I do have to mention that I did have crazy long days in the gym (sometimes 2-3 hours) but I don't do it that often anymore, because I know 1 hours is enough and more may even decline in results. However, I did switch to another brand. Maybe I need to switch again and see what happens.
I ONLY apply topical magnesium on workout days, and even when I do: it's only approx 300-450mg that I spray on the body. The rest of the magnesium I further supply with supplements and food. That would put me at 800-1000mg for that day.
Lately I may have been more sloppy and only went for 600-700 a day, I don't know. I do know that when I started Iodine again, for some reason I experience these symptoms. Don't get me wrong though, I do not "blaim iodine", since it has given me very good results but I think it may even push the body further in the need of magnesium. Just a theory and again, I don't know for sure. Anyhow, I'll try and get that magnesium u mentioned, but would the magnesium I put in the link also be a good contender? It's malate, isn't malate a bit better then citrate in terms of absorption and side effects (such as loose stools), could u perhaps help me out on that?
I think we did a small miscalculation though. The multivitamin contains 5000IU of vitamin A (2000IU = retinol and 3000IU = carotene). One top of that (lately) I added the Cod Liver Oil which contains another 3000IU of retinol. That would put the total amount at 5000IU of retinol and 3000 carotene = 8000IU total (and of that grandtotal 8000IU, it's assumingly 2k synthethic retinol and 3k natural retinol because of the cod liver oil, and the rest is carotene).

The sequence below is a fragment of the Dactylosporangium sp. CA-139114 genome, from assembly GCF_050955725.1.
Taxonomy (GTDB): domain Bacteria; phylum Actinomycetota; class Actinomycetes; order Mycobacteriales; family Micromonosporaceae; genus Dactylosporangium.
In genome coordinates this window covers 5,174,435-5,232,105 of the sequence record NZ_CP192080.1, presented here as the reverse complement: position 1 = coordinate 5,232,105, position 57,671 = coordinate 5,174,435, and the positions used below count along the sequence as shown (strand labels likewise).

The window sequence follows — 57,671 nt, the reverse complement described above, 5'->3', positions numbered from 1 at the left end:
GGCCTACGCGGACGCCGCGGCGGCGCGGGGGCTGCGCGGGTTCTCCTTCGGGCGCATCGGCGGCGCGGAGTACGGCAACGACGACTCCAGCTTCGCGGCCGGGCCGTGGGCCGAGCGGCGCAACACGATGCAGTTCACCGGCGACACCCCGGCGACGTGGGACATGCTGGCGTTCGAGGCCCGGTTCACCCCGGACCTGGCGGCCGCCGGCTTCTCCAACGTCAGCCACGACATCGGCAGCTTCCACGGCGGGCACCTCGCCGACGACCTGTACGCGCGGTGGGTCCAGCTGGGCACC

I don't have headaches and other sorts of problems BUT in the past, I did had some trouble focusing and was a bit dizzy/drowsy. I decided to stop the cod liver oil back then, but it might aswell been the Iodine because of the heavy detox. I am so glad my skin cleared up, because I actually found out (by accident) that the only thing I changed the past couple of days was the added cod liver oil, which resulted in cleared skin right now.
And as for the thyroid, I even dare to go as far that the "stuck" feeling I was having from back then, suddenly got less also the past days. I don't know why, but it just has to be the "extra" vitamin A. For now, let's assume it's not or that it may be a possibility of resolving the stuck feeling in the thyroid. Let's find out in a couple of weeks/months.
Oh, goodness, the genetic thing was just a general comment. We all have genetic anomalies, and looking in from the outside doesn't always tell what's happening.
I had the same response to magnesium oil.
Sea salt is a nonprocessed salt, so, yes, it's good to use with your water. You just want to keep salt and water balanced so you don't feel dried up.
The group is fully moderated, and your post won't show up until someone is ready to answer it and approves it. All in good time.